It was classic media manipulation, and in subsequent years, as the immense impact of television upon our politics has become a central theme of our time, I have pondered the fairness of what he did. What he did, I am convinced, was more than legitimate, for the other side up to then had manipulated and coerced in its own way. The white power structure that owned all the television stations and newspapers in the South had over many years chosen not to listen to any legitimate black voices and not to hear the growing feeling of black protest. The white press of the South had never reported the thousands of informal meetings or the telephone calls the newspapers had received from mayors and police chiefs and judges and county attorneys and heads of chambers of commerce about what to cover and what not to cover and how best to deal with some local protest—protests that in the past had never become protests because they were never reported. The white manipulation that King was confronting existed in the form of a vast conspiracy of silence in virtually every town and city in the South.

Those early years brought his greatest victories. As he destroyed the moral legitimacy of segregation so too did the legal basis for it begin to come apart. The Civil Rights Act of 1964 was a direct result of King’s victories throughout the South. Part of his strength in those early years came from the absolute certainty of his belief. It was as if he believed so strongly in the essential goodness of America on this question that others must see it too, and in time his vision did become true.

Later in his career, as he turned to the North, he came upon harder times, and his leadership and his voice faltered. In the North the task was more complicated. It was no longer a problem of legal or political inequality: blacks had the right to vote. Rather, the problem was of age-old injustices becoming a hardened part of the culture and of the growth of a hard-core underclass. In the North the good old churchgoing blacks who trusted and abided and who had been at the core of his constituency did not exist. Instead, they had become bitter, alienated young blacks who saw the darkness ahead, who knew that the only job they probably had a chance at was as a parking lot attendant. They did not believe that the answer would come through love and goodness and nonviolence and Jesus Christ. They were the children of Malcolm, and King knew it.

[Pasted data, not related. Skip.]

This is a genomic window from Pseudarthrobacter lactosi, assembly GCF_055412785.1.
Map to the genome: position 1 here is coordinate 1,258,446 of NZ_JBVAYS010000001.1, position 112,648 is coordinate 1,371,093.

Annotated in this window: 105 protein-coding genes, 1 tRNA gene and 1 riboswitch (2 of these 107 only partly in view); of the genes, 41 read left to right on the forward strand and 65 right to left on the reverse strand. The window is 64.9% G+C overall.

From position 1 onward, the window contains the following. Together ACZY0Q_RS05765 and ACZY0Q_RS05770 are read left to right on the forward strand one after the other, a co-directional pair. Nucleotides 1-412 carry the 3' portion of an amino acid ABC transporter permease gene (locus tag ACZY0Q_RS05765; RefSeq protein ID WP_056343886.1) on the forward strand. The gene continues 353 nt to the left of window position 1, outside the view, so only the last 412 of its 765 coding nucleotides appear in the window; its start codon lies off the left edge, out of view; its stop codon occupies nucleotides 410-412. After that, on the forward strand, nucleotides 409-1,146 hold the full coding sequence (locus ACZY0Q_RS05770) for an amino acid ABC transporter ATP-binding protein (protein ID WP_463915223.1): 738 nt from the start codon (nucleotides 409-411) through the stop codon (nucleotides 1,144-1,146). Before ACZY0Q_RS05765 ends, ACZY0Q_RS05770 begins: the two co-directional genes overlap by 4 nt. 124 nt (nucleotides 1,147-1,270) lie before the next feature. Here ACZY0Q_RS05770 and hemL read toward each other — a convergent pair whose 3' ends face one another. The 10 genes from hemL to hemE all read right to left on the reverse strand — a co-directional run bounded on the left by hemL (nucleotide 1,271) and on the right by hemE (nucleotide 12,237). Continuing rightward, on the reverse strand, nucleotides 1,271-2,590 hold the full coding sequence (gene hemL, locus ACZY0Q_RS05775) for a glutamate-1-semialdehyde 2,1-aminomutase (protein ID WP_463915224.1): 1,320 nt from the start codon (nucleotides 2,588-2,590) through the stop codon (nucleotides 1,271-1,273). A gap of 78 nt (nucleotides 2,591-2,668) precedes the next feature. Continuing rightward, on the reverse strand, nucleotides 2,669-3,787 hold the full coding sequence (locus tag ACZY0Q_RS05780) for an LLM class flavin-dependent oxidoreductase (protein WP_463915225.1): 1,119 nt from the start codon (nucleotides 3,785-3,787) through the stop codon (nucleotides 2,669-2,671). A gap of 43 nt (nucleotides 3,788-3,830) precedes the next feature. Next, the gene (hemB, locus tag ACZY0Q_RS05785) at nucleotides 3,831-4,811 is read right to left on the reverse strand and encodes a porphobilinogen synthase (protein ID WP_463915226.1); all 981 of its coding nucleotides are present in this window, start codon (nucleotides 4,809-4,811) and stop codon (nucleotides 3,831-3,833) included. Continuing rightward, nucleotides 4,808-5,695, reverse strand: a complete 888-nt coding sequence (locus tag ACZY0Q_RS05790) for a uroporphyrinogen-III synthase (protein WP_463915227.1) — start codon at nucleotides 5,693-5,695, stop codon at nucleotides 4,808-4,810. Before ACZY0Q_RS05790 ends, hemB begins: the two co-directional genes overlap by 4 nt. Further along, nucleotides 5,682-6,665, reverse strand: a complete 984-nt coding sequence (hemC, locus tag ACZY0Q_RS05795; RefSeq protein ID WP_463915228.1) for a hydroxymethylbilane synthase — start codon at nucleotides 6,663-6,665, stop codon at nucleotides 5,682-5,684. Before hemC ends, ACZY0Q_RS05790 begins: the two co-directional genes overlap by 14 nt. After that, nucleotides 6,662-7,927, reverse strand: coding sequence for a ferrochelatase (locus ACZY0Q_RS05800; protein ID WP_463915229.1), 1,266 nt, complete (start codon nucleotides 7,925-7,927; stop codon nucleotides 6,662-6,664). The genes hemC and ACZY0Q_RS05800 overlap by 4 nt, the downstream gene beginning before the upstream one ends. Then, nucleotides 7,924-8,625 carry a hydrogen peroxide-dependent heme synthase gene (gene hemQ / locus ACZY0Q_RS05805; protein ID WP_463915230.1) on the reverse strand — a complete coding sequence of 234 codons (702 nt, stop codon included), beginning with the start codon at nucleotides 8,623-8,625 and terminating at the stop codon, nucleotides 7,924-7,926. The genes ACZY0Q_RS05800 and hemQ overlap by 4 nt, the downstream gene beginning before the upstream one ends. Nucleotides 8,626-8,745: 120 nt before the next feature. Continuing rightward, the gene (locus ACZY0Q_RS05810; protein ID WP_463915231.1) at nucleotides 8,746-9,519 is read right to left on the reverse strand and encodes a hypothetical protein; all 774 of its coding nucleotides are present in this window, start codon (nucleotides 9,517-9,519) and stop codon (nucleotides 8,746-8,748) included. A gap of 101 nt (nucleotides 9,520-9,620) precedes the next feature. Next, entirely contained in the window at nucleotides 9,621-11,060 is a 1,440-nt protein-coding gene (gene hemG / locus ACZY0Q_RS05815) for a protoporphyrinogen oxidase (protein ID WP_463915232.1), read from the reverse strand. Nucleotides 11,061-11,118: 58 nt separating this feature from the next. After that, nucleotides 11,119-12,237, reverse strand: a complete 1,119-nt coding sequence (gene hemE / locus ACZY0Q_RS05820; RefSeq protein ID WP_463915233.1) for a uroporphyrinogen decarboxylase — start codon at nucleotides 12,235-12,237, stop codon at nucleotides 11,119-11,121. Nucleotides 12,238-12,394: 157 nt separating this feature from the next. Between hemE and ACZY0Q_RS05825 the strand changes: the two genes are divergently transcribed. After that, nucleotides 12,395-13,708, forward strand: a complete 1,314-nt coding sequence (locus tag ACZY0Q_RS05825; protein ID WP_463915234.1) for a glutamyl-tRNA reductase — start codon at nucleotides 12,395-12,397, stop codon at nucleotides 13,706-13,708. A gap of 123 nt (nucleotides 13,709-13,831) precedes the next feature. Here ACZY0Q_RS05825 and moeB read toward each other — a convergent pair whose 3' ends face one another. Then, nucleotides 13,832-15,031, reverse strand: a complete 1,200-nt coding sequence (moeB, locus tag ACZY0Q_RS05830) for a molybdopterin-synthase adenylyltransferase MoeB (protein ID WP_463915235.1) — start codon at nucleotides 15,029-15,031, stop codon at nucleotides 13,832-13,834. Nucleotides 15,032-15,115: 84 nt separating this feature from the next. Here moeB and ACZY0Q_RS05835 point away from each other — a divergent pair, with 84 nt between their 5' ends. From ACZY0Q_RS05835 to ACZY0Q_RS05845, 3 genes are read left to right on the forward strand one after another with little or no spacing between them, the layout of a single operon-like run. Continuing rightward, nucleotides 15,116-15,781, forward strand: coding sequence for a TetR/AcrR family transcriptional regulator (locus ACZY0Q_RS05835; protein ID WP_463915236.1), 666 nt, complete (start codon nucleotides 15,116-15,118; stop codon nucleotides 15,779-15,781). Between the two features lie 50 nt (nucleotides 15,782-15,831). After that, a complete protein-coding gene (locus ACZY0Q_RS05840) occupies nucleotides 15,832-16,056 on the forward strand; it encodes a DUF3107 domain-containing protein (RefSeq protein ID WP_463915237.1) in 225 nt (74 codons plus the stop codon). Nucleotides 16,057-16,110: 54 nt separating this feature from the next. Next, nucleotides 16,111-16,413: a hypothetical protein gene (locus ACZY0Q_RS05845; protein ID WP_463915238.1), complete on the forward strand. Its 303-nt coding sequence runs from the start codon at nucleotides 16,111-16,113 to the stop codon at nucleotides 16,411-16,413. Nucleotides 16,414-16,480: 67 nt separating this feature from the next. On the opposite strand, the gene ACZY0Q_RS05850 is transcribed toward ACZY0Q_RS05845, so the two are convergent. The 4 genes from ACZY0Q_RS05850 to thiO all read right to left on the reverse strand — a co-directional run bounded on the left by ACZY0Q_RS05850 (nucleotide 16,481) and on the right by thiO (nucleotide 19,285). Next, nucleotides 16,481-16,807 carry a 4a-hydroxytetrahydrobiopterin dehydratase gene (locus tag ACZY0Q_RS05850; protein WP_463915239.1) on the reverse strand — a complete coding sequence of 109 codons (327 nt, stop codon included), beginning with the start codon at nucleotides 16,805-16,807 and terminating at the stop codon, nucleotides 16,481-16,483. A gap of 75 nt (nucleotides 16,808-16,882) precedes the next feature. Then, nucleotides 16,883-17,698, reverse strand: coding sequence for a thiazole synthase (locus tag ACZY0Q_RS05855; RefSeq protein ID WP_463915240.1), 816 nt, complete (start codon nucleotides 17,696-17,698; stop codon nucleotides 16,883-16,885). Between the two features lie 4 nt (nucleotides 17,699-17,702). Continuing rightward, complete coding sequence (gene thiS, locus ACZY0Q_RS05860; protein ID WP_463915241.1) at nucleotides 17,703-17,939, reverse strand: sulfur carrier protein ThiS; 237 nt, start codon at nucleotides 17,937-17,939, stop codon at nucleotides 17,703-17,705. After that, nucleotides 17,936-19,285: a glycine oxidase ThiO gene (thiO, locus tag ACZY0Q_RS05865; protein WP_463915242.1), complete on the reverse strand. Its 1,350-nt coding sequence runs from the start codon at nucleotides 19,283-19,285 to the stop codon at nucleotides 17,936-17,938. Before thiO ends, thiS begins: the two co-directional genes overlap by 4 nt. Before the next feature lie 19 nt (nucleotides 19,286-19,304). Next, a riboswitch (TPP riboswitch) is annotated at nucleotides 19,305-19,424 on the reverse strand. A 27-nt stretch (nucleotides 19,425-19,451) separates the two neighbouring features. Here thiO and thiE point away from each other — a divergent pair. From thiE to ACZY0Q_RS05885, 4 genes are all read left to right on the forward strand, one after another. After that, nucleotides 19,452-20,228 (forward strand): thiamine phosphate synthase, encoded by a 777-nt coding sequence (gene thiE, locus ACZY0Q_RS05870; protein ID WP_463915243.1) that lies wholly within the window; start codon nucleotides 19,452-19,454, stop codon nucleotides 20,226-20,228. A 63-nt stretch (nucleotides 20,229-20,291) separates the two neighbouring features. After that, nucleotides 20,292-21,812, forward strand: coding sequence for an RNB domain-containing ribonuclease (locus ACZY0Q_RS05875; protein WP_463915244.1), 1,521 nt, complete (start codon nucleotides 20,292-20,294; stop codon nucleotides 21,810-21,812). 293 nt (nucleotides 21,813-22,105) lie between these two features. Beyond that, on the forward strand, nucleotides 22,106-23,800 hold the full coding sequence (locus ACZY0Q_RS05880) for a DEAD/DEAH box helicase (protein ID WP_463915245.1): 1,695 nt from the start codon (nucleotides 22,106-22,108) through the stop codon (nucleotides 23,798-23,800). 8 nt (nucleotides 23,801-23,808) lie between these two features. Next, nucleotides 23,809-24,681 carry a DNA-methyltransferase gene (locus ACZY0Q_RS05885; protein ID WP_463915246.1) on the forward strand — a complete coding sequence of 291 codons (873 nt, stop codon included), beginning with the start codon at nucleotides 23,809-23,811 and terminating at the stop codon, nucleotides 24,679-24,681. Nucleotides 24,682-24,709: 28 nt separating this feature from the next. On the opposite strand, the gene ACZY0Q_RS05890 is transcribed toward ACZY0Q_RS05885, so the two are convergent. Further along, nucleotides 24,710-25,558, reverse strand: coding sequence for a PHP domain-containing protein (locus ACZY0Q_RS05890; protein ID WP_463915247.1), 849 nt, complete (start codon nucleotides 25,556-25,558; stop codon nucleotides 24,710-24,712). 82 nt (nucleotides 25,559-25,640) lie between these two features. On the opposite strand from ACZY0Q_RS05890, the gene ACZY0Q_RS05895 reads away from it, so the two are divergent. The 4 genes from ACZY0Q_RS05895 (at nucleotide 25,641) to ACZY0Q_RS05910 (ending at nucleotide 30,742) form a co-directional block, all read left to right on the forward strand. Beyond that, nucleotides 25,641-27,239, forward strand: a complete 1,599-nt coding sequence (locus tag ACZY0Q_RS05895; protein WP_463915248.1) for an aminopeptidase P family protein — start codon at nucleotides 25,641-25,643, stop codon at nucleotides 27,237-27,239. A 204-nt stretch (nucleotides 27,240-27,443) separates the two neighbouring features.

The last time I saw him was in the spring of 1967. He was already speaking out against the Vietnam War, which cost him powerful allies in Washington and in the more traditional civil rights movements. He was trying to help organize various groups in northern cities without noticeable success. The simple evil of legal segregation, which had bound all blacks together in the South, was gone. The complexity of the problems in the North splintered the black leadership. The problem in the North, he told me one day, was what he called slumism—a bad job was a bad education was a bad home. He still gave the same soaring speeches, but now there was less community with the audience; and as there was less community with the audience, there was, I sensed, a greater interior doubt on his part. There was less resonance to his words. Martin King was, after all, a shrewd tactician and a shrewd politician, and I think he knew that he had come to the end of a certain era and that, from then on, the way of a moderate Christian was going to be much harder in this country.

I was working on a piece about him at the time, and I came home after several weeks on the road to write it. When I was finished, I was satisfied with the piece—except that I did not have him. He had remained, as ever, personally elusive, formal, gracious but distant. It was as if any small talk or laughter might detract from the movement and might come at the expense of his own dignity, and thus the dignity of all blacks. (Because of that tendency, the younger black leaders in SNCC had always called him de Lawd. ) So I decided to give it one more shot, and I caught a plane to Atlanta; Andy Young took me to be with Martin and his family and many of their friends at someone’s swimming pool. He was more relaxed that day than at any time I had seen him before. I have a memory of a young King daughter hurting her knee and Martin going over and comforting her and giving her a piece of fried chicken. “Let’s put some chicken on that,” he said. “Yes, a little piece of chicken, that’s always the best thing for a cut.” In the background a photographer from Ebony was shooting pictures of the home of the wealthy black contractor whose pool it was. It was quid pro quo; the contractor always helped bail out King and his people when they were arrested; now they were giving the forthcoming spread in Ebony a little Nobel laureate class. I have since thought often of that gentle day, of Coretta King teasing Martin about what a poor dancer he was, of little black children running in and out of the pool, of how southern, how middle-class, and, finally, how American it all was.